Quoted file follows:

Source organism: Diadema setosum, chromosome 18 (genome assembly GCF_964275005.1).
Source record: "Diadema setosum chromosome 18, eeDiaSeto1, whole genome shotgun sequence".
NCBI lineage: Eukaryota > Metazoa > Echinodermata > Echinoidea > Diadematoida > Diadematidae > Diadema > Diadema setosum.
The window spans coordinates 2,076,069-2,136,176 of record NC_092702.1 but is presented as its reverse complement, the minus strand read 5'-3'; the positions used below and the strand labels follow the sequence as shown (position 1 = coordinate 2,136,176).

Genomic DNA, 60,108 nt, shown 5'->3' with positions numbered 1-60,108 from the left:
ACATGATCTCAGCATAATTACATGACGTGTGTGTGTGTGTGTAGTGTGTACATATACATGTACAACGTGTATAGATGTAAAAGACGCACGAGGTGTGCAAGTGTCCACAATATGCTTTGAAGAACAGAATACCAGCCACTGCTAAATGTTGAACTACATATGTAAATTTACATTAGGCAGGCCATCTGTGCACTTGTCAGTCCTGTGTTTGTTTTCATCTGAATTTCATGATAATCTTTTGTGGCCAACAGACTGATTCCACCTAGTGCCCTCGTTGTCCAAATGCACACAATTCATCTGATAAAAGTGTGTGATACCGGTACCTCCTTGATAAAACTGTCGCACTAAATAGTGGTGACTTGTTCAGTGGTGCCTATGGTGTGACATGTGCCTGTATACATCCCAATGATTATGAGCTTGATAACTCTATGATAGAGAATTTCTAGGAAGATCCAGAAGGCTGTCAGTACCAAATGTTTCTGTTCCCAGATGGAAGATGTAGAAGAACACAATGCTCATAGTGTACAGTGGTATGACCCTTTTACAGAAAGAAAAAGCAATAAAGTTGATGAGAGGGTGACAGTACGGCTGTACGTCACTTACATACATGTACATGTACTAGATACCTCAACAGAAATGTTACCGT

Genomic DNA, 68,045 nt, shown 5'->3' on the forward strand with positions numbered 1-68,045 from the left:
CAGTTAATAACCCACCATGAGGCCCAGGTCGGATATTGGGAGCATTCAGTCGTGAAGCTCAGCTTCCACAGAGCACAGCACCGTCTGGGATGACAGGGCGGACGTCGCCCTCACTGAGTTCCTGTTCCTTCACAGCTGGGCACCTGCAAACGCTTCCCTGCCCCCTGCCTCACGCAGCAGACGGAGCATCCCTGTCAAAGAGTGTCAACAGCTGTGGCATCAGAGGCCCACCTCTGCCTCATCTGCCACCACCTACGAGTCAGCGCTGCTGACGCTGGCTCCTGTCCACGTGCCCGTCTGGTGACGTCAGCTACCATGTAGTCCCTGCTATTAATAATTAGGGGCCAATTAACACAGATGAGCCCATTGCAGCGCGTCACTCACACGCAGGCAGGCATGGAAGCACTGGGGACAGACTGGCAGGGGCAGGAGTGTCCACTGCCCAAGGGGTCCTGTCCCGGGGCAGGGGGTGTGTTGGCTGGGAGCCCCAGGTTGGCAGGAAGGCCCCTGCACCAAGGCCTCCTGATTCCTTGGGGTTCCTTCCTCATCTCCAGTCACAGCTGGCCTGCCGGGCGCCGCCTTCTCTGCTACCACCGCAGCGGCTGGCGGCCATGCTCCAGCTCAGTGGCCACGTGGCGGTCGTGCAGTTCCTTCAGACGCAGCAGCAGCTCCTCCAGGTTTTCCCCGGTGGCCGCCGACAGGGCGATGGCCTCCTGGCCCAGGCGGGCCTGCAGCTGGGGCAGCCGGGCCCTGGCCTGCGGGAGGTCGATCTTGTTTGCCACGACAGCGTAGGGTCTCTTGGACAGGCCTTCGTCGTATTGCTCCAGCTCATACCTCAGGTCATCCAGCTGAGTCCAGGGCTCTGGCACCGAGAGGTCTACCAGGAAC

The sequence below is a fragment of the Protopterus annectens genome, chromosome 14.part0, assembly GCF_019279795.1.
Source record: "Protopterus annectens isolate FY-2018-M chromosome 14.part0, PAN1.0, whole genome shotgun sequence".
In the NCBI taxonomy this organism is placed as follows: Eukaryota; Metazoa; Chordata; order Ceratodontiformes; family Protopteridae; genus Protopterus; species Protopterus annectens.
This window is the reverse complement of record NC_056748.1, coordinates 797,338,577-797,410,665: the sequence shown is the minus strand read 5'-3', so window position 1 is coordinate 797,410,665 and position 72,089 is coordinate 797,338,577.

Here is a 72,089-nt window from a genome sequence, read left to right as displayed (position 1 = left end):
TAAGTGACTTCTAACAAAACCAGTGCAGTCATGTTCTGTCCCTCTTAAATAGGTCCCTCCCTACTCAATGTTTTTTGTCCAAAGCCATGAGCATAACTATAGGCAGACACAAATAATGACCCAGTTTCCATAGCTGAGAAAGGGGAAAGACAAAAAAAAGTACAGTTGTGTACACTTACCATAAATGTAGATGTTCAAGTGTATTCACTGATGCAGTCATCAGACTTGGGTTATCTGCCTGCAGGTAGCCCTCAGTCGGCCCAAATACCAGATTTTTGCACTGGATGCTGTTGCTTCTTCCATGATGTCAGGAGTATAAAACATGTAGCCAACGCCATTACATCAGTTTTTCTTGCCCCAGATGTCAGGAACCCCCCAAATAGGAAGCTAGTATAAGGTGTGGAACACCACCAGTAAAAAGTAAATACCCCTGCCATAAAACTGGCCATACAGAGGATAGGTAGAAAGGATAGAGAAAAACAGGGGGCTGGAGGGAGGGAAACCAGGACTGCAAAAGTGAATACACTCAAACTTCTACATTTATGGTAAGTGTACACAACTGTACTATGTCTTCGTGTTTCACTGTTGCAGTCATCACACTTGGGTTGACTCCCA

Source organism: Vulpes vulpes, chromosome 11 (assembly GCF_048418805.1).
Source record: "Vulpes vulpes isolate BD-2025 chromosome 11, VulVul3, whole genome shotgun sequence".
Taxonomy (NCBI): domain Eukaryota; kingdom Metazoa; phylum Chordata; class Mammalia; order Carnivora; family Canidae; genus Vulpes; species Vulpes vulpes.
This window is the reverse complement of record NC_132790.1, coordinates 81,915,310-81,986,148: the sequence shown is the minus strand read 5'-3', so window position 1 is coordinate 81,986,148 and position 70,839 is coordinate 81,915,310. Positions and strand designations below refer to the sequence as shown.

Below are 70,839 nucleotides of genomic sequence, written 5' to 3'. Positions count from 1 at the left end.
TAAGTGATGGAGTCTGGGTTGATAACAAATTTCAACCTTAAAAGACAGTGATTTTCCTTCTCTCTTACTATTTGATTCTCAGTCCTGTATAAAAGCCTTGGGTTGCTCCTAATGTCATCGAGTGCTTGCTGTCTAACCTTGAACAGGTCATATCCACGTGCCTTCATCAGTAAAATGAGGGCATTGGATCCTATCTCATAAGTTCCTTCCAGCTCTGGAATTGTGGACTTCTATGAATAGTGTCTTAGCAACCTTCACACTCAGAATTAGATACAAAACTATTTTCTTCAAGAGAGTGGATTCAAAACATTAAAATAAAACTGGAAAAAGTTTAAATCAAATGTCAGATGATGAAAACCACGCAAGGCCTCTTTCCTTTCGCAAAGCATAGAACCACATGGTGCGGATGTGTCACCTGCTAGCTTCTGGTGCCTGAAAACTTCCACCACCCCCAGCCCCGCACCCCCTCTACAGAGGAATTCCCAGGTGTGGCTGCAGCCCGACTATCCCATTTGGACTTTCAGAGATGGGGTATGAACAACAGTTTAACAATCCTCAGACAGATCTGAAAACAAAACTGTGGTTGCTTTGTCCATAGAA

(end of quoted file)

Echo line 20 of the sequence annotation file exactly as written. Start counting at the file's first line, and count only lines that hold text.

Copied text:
TAAGTGATGGAGTCTGGGTTGATAACAAATTTCAACCTTAAAAGACAGTGATTTTCCTTCTCTCTTACTATTTGATTCTCAGTCCTGTATAAAAGCCTTGGGTTGCTCCTAATGTCATCGAGTGCTTGCTGTCTAACCTTGAACAGGTCATATCCACGTGCCTTCATCAGTAAAATGAGGGCATTGGATCCTATCTCATAAGTTCCTTCCAGCTCTGGAATTGTGGACTTCTATGAATAGTGTCTTAGCAACCTTCACACTCAGAATTAGATACAAAACTATTTTCTTCAAGAGAGTGGATTCAAAACATTAAAATAAAACTGGAAAAAGTTTAAATCAAATGTCAGATGATGAAAACCACGCAAGGCCTCTTTCCTTTCGCAAAGCATAGAACCACATGGTGCGGATGTGTCACCTGCTAGCTTCTGGTGCCTGAAAACTTCCACCACCCCCAGCCCCGCACCCCCTCTACAGAGGAATTCCCAGGTGTGGCTGCAGCCCGACTATCCCATTTGGACTTTCAGAGATGGGGTATGAACAACAGTTTAACAATCCTCAGACAGATCTGAAAACAAAACTGTGGTTGCTTTGTCCATAGAA